Paulette Jordan won the Democratic nomination in Idaho's gubernatorial race on Tuesday, setting her up for a November showdown which would make her the state's first female governor and the country's first Native American governor if she came out victorious.

Jordan, a member of the Couer d'Alene tribe who served in the Idaho House of Representatives for more than three years, defeated A.J. Balukoff, the Democratic nominee in 2014. She will face Republican Lt. Gov. Brad Little in the general election.

It's going to be an uphill battle for the 38-year-old, given that Idaho hasn't elected a Democrat to the top executive office in the state since the 1990s. The last Democratic governor to serve in Idaho was Cecil Andrus, who served from 1987 to 1995. And the state has gone solidly Republican in every presidential race for decades; the last Democratic presidential nominee to win Idaho was Lyndon B. Johnson.

Still, Jordan seemed to remain optimistic.

“We are not afraid, and never again will we stand down,” Jordan said, according to the Idaho Statesman. “This is a great celebration tonight... Come tomorrow this race is still going on. We’ve still got a lot of work to do.”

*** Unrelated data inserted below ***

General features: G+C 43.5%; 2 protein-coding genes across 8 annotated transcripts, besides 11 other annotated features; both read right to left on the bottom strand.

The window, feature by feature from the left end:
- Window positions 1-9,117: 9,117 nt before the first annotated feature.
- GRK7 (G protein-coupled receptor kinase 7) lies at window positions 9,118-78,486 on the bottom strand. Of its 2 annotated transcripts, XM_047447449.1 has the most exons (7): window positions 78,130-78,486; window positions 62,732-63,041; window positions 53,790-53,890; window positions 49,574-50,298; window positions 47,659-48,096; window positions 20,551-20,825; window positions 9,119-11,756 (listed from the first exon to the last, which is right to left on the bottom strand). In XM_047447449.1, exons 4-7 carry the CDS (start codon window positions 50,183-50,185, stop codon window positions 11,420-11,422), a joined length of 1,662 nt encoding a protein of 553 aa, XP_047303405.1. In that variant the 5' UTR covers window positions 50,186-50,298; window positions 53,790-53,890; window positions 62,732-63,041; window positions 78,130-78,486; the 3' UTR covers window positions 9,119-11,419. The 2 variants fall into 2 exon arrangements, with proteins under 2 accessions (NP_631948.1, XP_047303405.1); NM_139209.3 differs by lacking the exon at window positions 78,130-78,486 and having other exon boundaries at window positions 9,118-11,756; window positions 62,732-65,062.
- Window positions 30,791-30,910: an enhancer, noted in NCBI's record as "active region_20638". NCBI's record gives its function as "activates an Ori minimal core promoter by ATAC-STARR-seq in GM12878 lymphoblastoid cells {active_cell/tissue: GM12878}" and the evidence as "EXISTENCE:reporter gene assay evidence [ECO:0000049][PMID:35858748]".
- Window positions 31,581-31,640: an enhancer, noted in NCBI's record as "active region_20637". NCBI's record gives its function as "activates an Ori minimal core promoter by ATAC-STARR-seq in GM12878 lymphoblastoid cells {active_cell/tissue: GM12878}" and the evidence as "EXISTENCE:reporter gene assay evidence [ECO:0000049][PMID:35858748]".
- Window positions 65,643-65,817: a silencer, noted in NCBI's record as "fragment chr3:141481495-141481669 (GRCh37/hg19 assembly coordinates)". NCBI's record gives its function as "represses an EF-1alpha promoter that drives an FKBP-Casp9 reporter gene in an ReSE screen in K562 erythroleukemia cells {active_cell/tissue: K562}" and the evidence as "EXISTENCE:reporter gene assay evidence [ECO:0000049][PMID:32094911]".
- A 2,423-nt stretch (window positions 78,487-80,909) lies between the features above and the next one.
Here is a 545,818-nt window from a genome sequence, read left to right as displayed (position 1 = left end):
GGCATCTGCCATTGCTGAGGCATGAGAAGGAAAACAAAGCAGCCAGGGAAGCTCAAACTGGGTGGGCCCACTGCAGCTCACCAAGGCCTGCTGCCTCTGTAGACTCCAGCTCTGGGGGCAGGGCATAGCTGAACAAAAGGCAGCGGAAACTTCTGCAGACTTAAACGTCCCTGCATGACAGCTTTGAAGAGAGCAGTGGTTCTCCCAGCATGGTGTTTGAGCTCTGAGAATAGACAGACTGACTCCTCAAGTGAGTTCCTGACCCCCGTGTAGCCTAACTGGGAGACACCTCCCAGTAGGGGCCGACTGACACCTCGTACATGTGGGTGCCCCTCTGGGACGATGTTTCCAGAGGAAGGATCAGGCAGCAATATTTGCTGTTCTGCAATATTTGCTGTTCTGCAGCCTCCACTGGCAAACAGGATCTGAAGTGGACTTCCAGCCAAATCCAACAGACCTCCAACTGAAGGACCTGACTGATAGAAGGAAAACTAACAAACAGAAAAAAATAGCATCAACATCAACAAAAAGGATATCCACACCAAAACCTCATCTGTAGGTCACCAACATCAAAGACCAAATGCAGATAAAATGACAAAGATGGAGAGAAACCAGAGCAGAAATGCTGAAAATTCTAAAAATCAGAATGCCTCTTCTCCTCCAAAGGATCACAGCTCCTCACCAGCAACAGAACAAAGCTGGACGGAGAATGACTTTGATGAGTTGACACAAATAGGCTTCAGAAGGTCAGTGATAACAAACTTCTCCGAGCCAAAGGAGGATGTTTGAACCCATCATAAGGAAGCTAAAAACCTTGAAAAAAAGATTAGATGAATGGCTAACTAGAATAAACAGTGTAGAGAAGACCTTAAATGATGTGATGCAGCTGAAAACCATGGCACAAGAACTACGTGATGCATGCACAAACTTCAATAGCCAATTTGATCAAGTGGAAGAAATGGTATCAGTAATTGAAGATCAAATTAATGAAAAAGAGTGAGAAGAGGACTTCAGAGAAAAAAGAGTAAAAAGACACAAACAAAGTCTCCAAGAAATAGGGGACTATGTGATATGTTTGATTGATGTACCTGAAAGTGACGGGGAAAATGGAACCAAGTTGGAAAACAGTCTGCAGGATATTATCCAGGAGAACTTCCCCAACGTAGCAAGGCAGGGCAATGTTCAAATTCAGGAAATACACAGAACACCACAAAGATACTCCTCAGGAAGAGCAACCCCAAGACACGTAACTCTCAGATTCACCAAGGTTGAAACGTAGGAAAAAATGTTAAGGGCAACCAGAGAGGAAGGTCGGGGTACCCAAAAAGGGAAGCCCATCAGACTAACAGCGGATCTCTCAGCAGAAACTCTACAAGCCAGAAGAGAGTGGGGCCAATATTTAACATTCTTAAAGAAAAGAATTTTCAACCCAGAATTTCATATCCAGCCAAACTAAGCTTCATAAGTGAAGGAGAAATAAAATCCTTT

The 38-year-old has been running on a progressive platform, from expanding Medicaid to raising the minimum wage, and she's been endorsed by progressive groups across the country. Prior to her time in the state legislature, she served on her tribal council.

Her primary competitor, Balukoff, called on his party to come together after his defeat.

“So now let’s begin to come together,” he said. “Let’s work hard and let’s bring our message of proper education funding, access to health care and protecting our public lands."